Acts 14:10

ESV said in a loud voice, “Stand upright on your feet.” And he sprang up and began walking.
NIV and called out, 'Stand up on your feet!' At that, the man jumped up and began to walk.
NASB and he said with a loud voice, 'Stand upright on your feet!' And the man leaped up and began to walk.
CSB Paul said in a loud voice, "Stand up on your feet! " And he jumped up and began to walk around.
NLT So Paul called to him in a loud voice, 'Stand up!' And the man jumped to his feet and started walking.
KJV Said with a loud voice, Stand upright on thy feet. And he leaped and walked.

What does Acts 14:10 mean?

While Paul preaches in Lystra, he notices a man crippled from birth who has placed his faith in Jesus. Paul realizes his faith is not just to salvation but to healing (Acts 14:8–9). Instead of telling the man he is healed, or declaring the healing has happened, he commands the man to live out that healing by standing.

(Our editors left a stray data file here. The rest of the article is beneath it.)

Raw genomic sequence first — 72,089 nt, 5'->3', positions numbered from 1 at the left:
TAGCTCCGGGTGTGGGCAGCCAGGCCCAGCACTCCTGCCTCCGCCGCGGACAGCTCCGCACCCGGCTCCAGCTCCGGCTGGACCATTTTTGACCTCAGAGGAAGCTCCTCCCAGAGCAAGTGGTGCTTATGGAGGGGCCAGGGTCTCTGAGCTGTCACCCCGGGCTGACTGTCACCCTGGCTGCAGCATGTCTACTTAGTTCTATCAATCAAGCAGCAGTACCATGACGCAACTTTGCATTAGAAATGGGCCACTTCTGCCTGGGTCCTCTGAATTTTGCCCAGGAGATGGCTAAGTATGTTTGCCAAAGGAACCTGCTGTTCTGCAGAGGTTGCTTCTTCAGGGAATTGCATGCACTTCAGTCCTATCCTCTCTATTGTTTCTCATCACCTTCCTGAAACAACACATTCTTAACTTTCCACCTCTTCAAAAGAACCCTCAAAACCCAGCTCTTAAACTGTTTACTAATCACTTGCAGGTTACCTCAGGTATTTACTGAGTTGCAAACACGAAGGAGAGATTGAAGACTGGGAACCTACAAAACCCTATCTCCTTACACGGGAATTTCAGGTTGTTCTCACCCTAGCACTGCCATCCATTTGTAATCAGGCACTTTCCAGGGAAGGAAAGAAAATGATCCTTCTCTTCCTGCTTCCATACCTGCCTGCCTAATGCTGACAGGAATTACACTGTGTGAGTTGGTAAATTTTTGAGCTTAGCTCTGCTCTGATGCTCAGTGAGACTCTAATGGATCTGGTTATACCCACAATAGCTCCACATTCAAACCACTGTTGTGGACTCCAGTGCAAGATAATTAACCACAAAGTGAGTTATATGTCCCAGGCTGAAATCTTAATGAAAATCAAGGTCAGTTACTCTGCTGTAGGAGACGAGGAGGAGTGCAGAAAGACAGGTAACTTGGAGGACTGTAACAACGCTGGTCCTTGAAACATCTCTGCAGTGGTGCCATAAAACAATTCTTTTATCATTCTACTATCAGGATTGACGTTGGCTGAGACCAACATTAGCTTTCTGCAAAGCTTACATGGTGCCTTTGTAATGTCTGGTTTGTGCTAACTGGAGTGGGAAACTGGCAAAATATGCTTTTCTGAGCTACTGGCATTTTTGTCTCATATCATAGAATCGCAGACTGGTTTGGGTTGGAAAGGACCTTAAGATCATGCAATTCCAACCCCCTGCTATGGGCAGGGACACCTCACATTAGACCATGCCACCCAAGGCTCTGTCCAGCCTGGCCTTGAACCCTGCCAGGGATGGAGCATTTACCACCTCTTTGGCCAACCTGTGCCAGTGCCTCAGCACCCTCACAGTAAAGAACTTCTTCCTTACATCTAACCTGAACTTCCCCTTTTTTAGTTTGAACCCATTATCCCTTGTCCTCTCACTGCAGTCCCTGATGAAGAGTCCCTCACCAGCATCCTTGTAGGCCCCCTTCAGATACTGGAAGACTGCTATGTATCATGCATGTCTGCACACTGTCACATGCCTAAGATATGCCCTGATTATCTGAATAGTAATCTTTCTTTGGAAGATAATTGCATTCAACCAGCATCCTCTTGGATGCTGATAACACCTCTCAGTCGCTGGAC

Peter did something similar on the steps of the temple, telling a lame man to "rise up and walk" (Acts 3:6). Jesus told a paralytic, "rise, pick up your bed, and go home" (Mark 2:11) and an invalid, "Get up, take up your bed, and walk" (John 5:8). The men responded by acting immediately.

In the Bible, God often gives His prophets and servants the ability to heal to authenticate their message. But sometimes, He allows the listener to experience healing as an affirmation they have placed their faith in Him. In response, they are called to immediately live as a healed person—often by getting up and walking. When the Holy Spirit heals us of an emotional or spiritual wound or even of a physical ailment, we need to remember that He does so for the purpose that we live healed lives. We forgive and live in freedom, or we work for His kingdom, even leading others to healing.

If we have faith in Jesus for salvation, we will receive some kind of healing, particularly spiritual. The proper response is to live like that is the case.
What is the Gospel?
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